At this time of year the P-O transforms into a kaleidoscope of wildflowers. Lesley McLaren takes us through a few of the more common ones to be found in the verges, hedgerows and rocky slopes of the Albères and Vallespir.
Broom flowers taste like peas – try one!
Rock-roses are everywhere in the P-O – from coastal cliffs to mountain slopes. Not only do they tolerate very hot temperatures but also the cold – down to -12°. Their foliage is evergreen, highly scented, and the resin from some varieties is used in perfumery.
Tufted vetch (La Vesce craque) is a member of the pea family. It has climbing stems, subterranean runners anchoring it to the ground, and deeply penetrating roots. The result is a robust green tangle, from which eye-catching violet flower spikes emerge.
Tassel hyacinth (Le Muscari à toupet) belongs to the asparagus family. Wherever this grows, so might that other variety that is gathered for omelettes.
A type of scabious (La Scabieuse) with spotted rock-rose (L’Hélianthème taché). Each rock-rose flower lasts only one day. Petals often start to fall by lunchtime!
Poppy (Le Coquelicot) and cornflower (Le Bleuet). British and French symbols of the 1914-1918 War growing side by side.
A lot of white flowers appear at the same time in April – but they aren’t all the same species.
Bladder campion (Le Silène enflé)
White campion (Le Campagnon blanc)
Greater stitchwort (La Stellaire holostée) has many other names including Wedding Cakes, Star-of-Bethlehem, Daddy’s Shirt Buttons and Snapdragon – the latter because its stems are brittle and easily break. Ripe seed capsules can be heard popping in late spring. Look out for it in shadier areas by roadsides.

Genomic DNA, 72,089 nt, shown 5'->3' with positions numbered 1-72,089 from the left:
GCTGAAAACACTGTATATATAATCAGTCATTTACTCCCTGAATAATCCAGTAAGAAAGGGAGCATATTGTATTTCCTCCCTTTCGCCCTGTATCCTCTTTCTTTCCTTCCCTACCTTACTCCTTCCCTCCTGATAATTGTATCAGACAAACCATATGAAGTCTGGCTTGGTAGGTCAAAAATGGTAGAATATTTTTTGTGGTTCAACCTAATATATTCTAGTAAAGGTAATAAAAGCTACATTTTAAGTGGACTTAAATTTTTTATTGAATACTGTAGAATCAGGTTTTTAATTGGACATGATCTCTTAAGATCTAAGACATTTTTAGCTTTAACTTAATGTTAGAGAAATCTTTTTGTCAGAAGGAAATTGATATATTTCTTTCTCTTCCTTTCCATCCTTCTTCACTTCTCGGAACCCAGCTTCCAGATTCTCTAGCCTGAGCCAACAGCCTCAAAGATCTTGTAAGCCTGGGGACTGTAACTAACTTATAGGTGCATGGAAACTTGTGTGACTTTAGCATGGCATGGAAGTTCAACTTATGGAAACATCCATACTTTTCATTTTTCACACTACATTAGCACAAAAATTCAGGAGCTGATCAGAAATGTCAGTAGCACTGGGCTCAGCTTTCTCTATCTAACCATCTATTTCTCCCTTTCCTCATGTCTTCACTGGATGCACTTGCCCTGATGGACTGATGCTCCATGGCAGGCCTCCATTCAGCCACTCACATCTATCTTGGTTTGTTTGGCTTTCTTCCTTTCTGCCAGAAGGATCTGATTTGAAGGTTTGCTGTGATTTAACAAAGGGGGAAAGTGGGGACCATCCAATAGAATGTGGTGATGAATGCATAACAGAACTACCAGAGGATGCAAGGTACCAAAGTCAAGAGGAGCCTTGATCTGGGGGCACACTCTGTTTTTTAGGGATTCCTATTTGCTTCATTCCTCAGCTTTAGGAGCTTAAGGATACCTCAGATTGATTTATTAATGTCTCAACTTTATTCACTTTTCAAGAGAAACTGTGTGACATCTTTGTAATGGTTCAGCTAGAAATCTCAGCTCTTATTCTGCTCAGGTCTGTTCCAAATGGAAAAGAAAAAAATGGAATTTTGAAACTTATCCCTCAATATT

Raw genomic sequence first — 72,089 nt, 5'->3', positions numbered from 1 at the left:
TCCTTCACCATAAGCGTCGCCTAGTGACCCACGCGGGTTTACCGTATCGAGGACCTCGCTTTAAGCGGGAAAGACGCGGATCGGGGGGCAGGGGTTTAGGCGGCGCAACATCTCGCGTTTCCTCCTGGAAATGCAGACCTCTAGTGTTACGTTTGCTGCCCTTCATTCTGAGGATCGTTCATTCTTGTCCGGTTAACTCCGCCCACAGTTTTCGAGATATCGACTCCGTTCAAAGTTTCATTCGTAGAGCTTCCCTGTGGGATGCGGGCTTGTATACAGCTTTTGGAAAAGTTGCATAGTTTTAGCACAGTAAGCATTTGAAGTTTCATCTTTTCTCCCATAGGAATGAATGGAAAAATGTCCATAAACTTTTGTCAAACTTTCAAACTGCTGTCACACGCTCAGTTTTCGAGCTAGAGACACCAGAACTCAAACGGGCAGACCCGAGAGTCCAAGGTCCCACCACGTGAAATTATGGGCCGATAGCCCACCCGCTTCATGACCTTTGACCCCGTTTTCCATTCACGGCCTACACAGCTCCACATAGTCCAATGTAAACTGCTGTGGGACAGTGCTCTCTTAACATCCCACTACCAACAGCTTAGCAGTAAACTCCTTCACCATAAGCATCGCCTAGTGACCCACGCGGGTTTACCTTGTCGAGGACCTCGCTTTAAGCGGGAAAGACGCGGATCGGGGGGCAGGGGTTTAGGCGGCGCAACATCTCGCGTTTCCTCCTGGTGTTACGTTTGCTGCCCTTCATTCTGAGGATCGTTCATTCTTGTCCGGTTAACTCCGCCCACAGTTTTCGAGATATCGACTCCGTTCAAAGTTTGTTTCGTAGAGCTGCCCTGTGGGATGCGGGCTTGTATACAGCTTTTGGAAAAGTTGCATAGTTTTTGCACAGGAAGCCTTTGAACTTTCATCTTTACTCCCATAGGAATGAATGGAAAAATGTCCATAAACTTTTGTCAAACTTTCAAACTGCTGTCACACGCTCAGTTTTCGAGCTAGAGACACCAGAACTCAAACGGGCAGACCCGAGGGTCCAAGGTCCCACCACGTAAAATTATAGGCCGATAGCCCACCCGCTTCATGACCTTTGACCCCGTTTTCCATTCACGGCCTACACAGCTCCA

Hollow-stemmed asphodel (L’Asphodèle fistuleux). This tall beauty (up to 70cm) is an annual or short-lived perennial, whose flowers close at night or in low light conditions. Another, less attractive name is onionweed.
Mullein (probably Dark mullein – La Molène noire). Look out for tall, bright spikes of yellow in the verges.
In Roman times the spike-like flower clusters of the common mullein was dipped in grease and used as torches. And Native Americans used its velvety leaves as moccasin liners to protect against the cold.
Cut-leaved cranesbill (Le Géranium à feuilles découpées). You’ll only ever see one or two delicate, lightly striped flowers peeping through the greenery in verges. “Cranesbill” is a reference to its beak-like seed capsule – reminiscent of the long beak of a crane.
Common centaury (La Petite-centaurée commune). It flowers every year and, like other members of the gentian family, those tiny pink flowers close during the afternoon.
A regular in our gardens as well as the countryside, this close relative of the dandelion – and equally impossible to dig up! – is a type of hawkweed (Astéracée), which belongs to the sunflower genus.
Several types of spurge or euphorbia (L’Euphorbe) are prolific across the region. Easily overlooked – camouflaged among tall grasses – these might not strike you as pretty, they’re interesting close up. No wildflowers should be picked, but especially not spurge. Broken stems produce a white latex sap. This helps the plant to heal itself, but beware: it can be irritating to skin and dangerous if it gets in your eyes or mouth.
This must be a type of clover (Trèfle)? It is three-leafed, like all clovers, but these leaves are long and narrow, and it grows tall – around 30cm. Spotted mid-May beside tracks in the Albères and Sorède. If you can identify it, please let me know!**
** Huge thanks to several readers of PO Life who identified this mystery flower as Pitch Trefoil (La Psoralée bitumineuse), so named because its leaves apparently have a tarry smell!